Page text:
Broadly, I am interested how minds shape worlds and how worlds shape minds. In practice, this broad interest gets me to explore connections between cognition, oppression, imagination, language, arts, and more. I like to do these explorations with other people and across disciplines.

For each of the research projects below, I highlight a couple of recent representative works. Preprints for all my published, forthcoming, and unpublishable papers are available on PhilPapers.

Cognition and Oppression

My current research is on objects and spaces where cognition meets oppression. Cognitive scientists argue that the way we think and act depend on the world around us. Social theorists argue that the world around us cannot be separated from oppressive systems such as racism, sexism, and ableism. While cognitive scientists typically talk about the sunny side of extending our cognition beyond our brains, there is also a dark side to these cognitive extensions in an unjust world. While social theorists typically attend to the dynamic interactions between the psychological and the social that constitute oppressive systems, the feedback loop must further include how the material shapes the psychological.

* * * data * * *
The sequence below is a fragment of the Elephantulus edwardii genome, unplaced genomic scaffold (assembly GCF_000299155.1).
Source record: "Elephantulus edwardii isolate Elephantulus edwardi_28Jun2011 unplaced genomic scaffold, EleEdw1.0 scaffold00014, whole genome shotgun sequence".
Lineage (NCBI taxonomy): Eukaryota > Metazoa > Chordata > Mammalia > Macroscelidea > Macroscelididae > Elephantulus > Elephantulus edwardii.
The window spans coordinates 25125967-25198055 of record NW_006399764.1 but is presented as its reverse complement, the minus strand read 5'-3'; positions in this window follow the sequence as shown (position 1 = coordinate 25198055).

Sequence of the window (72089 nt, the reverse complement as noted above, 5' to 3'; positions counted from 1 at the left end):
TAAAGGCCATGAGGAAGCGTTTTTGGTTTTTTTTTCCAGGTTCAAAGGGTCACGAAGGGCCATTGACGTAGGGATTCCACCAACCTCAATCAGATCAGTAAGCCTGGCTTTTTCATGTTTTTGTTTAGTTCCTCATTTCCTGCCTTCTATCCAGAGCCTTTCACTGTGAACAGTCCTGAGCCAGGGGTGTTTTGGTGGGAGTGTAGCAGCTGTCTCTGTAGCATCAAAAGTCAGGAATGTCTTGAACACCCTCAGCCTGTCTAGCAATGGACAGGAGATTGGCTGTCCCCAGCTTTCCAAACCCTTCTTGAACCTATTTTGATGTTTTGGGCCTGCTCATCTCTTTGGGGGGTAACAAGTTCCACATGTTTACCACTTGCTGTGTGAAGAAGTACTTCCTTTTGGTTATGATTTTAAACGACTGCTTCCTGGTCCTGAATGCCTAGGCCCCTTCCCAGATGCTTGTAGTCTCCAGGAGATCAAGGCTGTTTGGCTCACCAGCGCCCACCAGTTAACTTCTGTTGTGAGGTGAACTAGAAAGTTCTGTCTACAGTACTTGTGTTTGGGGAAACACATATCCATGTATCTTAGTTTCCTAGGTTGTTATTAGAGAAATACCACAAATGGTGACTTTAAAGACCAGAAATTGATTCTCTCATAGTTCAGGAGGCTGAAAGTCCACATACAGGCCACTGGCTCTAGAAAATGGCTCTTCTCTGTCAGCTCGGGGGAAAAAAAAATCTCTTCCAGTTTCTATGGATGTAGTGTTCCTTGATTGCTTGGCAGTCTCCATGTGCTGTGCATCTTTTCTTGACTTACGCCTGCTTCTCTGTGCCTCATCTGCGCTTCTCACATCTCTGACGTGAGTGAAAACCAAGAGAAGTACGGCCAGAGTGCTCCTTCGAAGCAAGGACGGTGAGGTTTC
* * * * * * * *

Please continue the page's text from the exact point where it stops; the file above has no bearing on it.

Humans are imaginative creatures. We use imagination to represent perspectives other than our own, to represent times other than the present, and to represent possibilities other than actuality. My research examines the psychological and normative nature of imagination by investigating its roles in central human activities such as pretense, engagement with art, and moral education.

Experimental Philosophy

Experimental philosophy uses tools from empirical cognitive sciences to make progress in philosophy. My research includes experimental studies on social aesthetic cognition, for which I was the lead on data collection and statistical analyses. My research also includes application of other empirical methods, such as corpus linguistics and statistical reanalysis.